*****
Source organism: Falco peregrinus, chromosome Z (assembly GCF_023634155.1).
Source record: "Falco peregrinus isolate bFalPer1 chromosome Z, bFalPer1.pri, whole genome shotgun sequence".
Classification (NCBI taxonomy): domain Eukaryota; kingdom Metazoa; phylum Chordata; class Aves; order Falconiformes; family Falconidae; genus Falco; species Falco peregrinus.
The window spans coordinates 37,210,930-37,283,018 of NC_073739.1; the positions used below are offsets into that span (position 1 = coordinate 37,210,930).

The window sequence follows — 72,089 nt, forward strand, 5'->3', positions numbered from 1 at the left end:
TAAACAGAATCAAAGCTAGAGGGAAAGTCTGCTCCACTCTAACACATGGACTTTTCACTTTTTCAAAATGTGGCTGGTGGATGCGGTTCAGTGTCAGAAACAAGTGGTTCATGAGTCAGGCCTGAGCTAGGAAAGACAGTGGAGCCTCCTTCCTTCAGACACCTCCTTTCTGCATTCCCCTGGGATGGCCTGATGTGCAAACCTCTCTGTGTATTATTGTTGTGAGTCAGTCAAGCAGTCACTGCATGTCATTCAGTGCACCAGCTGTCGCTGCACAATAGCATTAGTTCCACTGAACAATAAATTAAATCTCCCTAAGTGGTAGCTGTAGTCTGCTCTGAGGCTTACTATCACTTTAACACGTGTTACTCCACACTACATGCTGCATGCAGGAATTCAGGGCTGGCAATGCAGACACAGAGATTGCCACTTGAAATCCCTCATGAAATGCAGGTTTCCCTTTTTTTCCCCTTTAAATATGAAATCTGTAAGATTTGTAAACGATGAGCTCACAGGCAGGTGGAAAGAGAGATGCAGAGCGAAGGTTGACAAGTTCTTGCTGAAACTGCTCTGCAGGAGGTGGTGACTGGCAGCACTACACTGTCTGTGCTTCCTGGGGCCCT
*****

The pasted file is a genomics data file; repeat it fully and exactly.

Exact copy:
Source organism: Falco peregrinus, chromosome Z (assembly GCF_023634155.1).
Source record: "Falco peregrinus isolate bFalPer1 chromosome Z, bFalPer1.pri, whole genome shotgun sequence".
Classification (NCBI taxonomy): domain Eukaryota; kingdom Metazoa; phylum Chordata; class Aves; order Falconiformes; family Falconidae; genus Falco; species Falco peregrinus.
The window spans coordinates 37,210,930-37,283,018 of NC_073739.1; the positions used below are offsets into that span (position 1 = coordinate 37,210,930).

The window sequence follows — 72,089 nt, forward strand, 5'->3', positions numbered from 1 at the left end:
TAAACAGAATCAAAGCTAGAGGGAAAGTCTGCTCCACTCTAACACATGGACTTTTCACTTTTTCAAAATGTGGCTGGTGGATGCGGTTCAGTGTCAGAAACAAGTGGTTCATGAGTCAGGCCTGAGCTAGGAAAGACAGTGGAGCCTCCTTCCTTCAGACACCTCCTTTCTGCATTCCCCTGGGATGGCCTGATGTGCAAACCTCTCTGTGTATTATTGTTGTGAGTCAGTCAAGCAGTCACTGCATGTCATTCAGTGCACCAGCTGTCGCTGCACAATAGCATTAGTTCCACTGAACAATAAATTAAATCTCCCTAAGTGGTAGCTGTAGTCTGCTCTGAGGCTTACTATCACTTTAACACGTGTTACTCCACACTACATGCTGCATGCAGGAATTCAGGGCTGGCAATGCAGACACAGAGATTGCCACTTGAAATCCCTCATGAAATGCAGGTTTCCCTTTTTTTCCCCTTTAAATATGAAATCTGTAAGATTTGTAAACGATGAGCTCACAGGCAGGTGGAAAGAGAGATGCAGAGCGAAGGTTGACAAGTTCTTGCTGAAACTGCTCTGCAGGAGGTGGTGACTGGCAGCACTACACTGTCTGTGCTTCCTGGGGCCCT